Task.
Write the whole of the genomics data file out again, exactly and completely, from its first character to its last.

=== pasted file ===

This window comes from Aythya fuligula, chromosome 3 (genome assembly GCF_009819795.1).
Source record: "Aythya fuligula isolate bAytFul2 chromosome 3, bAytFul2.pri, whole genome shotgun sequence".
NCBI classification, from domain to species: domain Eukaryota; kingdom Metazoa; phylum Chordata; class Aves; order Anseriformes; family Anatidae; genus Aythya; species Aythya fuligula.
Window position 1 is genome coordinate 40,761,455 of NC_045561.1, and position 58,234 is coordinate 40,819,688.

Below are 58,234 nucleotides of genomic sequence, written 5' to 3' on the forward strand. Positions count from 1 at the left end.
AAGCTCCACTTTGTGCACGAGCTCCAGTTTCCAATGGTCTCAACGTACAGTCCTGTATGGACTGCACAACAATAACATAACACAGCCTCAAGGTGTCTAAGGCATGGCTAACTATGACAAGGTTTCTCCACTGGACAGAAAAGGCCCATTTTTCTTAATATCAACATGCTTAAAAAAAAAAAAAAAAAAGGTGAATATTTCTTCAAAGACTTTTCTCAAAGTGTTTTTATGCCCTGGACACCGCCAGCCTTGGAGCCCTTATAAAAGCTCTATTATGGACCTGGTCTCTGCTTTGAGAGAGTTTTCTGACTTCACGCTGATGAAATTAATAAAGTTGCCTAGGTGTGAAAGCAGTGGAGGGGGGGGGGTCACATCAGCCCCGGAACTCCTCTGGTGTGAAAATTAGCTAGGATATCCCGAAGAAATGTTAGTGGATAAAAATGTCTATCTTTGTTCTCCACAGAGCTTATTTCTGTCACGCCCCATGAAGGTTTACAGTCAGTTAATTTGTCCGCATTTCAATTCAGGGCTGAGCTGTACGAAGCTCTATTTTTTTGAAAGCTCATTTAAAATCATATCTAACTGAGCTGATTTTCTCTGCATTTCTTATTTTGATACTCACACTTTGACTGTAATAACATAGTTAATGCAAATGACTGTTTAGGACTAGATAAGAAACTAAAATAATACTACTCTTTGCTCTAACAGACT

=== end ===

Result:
This window comes from Aythya fuligula, chromosome 3 (genome assembly GCF_009819795.1).
Source record: "Aythya fuligula isolate bAytFul2 chromosome 3, bAytFul2.pri, whole genome shotgun sequence".
NCBI classification, from domain to species: domain Eukaryota; kingdom Metazoa; phylum Chordata; class Aves; order Anseriformes; family Anatidae; genus Aythya; species Aythya fuligula.
Window position 1 is genome coordinate 40,761,455 of NC_045561.1, and position 58,234 is coordinate 40,819,688.

Below are 58,234 nucleotides of genomic sequence, written 5' to 3' on the forward strand. Positions count from 1 at the left end.
AAGCTCCACTTTGTGCACGAGCTCCAGTTTCCAATGGTCTCAACGTACAGTCCTGTATGGACTGCACAACAATAACATAACACAGCCTCAAGGTGTCTAAGGCATGGCTAACTATGACAAGGTTTCTCCACTGGACAGAAAAGGCCCATTTTTCTTAATATCAACATGCTTAAAAAAAAAAAAAAAAAAGGTGAATATTTCTTCAAAGACTTTTCTCAAAGTGTTTTTATGCCCTGGACACCGCCAGCCTTGGAGCCCTTATAAAAGCTCTATTATGGACCTGGTCTCTGCTTTGAGAGAGTTTTCTGACTTCACGCTGATGAAATTAATAAAGTTGCCTAGGTGTGAAAGCAGTGGAGGGGGGGGGGTCACATCAGCCCCGGAACTCCTCTGGTGTGAAAATTAGCTAGGATATCCCGAAGAAATGTTAGTGGATAAAAATGTCTATCTTTGTTCTCCACAGAGCTTATTTCTGTCACGCCCCATGAAGGTTTACAGTCAGTTAATTTGTCCGCATTTCAATTCAGGGCTGAGCTGTACGAAGCTCTATTTTTTTGAAAGCTCATTTAAAATCATATCTAACTGAGCTGATTTTCTCTGCATTTCTTATTTTGATACTCACACTTTGACTGTAATAACATAGTTAATGCAAATGACTGTTTAGGACTAGATAAGAAACTAAAATAATACTACTCTTTGCTCTAACAGACT